Blackwater/aka Xe Services: The exoneration of company guards

who worked in Iraq and were charged with killing 17 people has

the Muslim world seething.



Le Quotidien d'Oran, Algeria

Blackwater 'No Better Than al-Qaeda'


"The judge's ruling to absolve the Blackwater murderers is one of stunning violence. ... We should perhaps consider this January 1, 2010 'Ricardo Urbina Day,' after the judge who granted these gangsters the right to kill in broad daylight."


By K. Selim


Translated By Sandrine Ageorges


January 3, 2010


Algeria - Le Quotidien d'Oran - Original Article (French)

United States District Court Judge Ricardo M. Urbina: His decision that evidence against Blackwater guards charged with killing 17 Iraqis was inadmissable has angered Iraqis and other Muslims.


BBC NEWS AUDIO: Member of the Iraqi National Assembly explains Iraqi 'fury' over Blackwater ruling, Jan. 1, 00:01:21RealVideo

The year of Obama is over! Now is the year of Bush, only with Barack Hussein in the White House. The news at the end of one year and the beginning of another is like a road map. In recent days, we've suddenly been returned to the great confrontation of the Bush era: al-Qaeda, which is everywhere, against the Empire, which preemptively, is similarly everywhere. The Republicans, who've already won by imposing Bush's war agenda, are committed to erasing the "aberrations" of the Obama presidency in 2009.


And it's this sudden activism by al-Qaeda - from Afghanistan to Yemen and in the Sahel region, to say nothing of the attempt against a Northwest Airlines flight from Amsterdam to Detroit - that makes it favorable to paint as pure whim the "moral" equivocation of the preemptively-Nobelized president by a Norwegian Academy that is a bit naive politically. In 2010, this will require monitoring the front lines which are already ablaze, and expecting other areas to be set alight, notably in the Middle East.


But at the beginning of 2010, it was from the heart of the Empire that the most important message came. Apparently for procedural reasons, an American judge simply decided to absolve the murderers employed by Blackwater, who had fired on peaceful Iraqis for fun, killing 17. This is an imperial message on behalf of the law; American law, of course.


The "blunders" and "collateral damage" inflicted by Americans are so numerous that they've become part of the routine for a militarized civilization. Humanitarian organizations are indignant, the American military is content offering a laconic, "the investigation is in progress," and the local Karzai laments the electoral consequences. The script is extremely well known. 



The fact remains that the judge's ruling to absolve the Blackwater murderers is one of stunning violence. We're not dealing here with a White House that knows how to make the affair disappear, but with a court ruling which, based on a dubious procedural pretext, decided that these repeat murderers, implicated in numerous atrocities and who committed their crimes in plain sight of hundreds of Iraqis, aren't punishable.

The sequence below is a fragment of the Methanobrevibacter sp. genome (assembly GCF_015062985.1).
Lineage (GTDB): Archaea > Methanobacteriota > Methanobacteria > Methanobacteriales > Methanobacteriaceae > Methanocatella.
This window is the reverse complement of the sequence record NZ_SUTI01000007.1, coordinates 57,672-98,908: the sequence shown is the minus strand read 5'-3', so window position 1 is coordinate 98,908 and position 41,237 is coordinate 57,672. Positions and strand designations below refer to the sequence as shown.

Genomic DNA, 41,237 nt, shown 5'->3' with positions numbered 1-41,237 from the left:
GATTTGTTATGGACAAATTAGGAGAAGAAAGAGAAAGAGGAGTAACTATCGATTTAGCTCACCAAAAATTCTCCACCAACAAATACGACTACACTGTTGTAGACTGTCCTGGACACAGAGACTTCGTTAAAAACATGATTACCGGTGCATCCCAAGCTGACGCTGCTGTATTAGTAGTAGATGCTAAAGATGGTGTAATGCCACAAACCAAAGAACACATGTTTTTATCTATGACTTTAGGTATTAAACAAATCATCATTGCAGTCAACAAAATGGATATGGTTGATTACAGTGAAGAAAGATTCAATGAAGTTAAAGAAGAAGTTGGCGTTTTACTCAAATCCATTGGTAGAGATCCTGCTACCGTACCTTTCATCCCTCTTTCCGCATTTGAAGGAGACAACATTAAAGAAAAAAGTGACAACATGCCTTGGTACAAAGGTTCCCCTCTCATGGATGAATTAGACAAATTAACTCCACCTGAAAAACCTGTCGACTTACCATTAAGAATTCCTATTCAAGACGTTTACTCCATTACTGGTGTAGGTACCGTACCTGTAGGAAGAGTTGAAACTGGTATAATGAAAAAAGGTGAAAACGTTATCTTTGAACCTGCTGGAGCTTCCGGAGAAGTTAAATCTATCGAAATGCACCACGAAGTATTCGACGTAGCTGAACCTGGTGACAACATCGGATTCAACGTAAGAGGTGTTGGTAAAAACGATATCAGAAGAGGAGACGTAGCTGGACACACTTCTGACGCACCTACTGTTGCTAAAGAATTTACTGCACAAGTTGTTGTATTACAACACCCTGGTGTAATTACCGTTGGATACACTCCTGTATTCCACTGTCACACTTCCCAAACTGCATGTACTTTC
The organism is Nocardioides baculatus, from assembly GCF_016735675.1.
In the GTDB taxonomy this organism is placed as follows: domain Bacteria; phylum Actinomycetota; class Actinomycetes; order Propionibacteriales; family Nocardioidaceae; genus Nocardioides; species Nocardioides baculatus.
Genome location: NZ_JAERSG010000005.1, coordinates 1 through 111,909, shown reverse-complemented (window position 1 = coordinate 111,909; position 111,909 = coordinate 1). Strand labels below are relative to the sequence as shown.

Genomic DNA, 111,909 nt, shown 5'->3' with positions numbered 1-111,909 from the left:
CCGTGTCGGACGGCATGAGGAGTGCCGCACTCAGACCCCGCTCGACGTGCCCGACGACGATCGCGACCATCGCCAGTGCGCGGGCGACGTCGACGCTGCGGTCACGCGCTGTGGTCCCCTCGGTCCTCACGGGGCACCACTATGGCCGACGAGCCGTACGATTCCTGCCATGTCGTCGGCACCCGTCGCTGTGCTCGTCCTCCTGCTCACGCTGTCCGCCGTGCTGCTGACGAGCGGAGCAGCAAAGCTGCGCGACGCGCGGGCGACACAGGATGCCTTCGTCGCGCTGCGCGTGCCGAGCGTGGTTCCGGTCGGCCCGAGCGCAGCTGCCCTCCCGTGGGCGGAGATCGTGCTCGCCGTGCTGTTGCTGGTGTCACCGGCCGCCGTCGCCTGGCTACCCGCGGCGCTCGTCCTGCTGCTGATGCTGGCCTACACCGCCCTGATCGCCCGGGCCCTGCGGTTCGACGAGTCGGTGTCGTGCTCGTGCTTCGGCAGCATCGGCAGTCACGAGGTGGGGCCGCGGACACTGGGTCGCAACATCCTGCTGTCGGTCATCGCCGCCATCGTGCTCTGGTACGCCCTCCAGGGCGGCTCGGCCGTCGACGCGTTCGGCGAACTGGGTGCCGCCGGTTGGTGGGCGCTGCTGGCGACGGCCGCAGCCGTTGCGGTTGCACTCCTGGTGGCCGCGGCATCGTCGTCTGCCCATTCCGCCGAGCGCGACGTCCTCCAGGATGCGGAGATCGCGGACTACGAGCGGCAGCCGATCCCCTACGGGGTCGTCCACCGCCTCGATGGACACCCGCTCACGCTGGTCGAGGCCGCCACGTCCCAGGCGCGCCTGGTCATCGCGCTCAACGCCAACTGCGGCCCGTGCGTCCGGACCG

Blackwater, which changed its name to "Xe Services" after its massacre of innocents, is in fact an organization similar to al-Qaeda, but one under the full protection of American law. We should perhaps consider this January 1, 2010, "Blackwater Day," or "Ricardo Urbina Day," after the judge who granted these gangsters the right to kill in broad daylight. The "Urbina Doctrine" endorses the right of mercenaries to kill without being held accountable. The gun-toting enterprises that accompany the regular army of the United States have just been issued the most satisfying assurance. They can continue to use their weapons indiscriminately against Arabs and Muslims, all of whom, of course, are subversives of al-Qaeda - that enemy which is so useful to the Empire.



We'll have to wait and see if those who pretend to govern Iraq from the Green Zone in Baghdad will choose to expel the mercenary firms that remained after Blackwater left.






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[Editor's Note: On September 16, 2007, Blackwater guards shot and killed 17 Iraqi civilians in Nisour Square, Baghdad. The fatalities occurred while a Blackwater Personal Security Detail was escorting a convoy of U.S. State Department vehicles. The Washington Post quoted Judge Urbina's decision on how the evidence against five Blackwater guards had been tainted: "In their zeal to bring charges, prosecutors and investigators aggressively sought out statements in the immediate aftermath of the shooting and in the subsequent investigation. In so doing, the government's trial team repeatedly disregarded the warnings of experienced, senior prosecutors, assigned to the case specifically to advise the trial team on such matters."]



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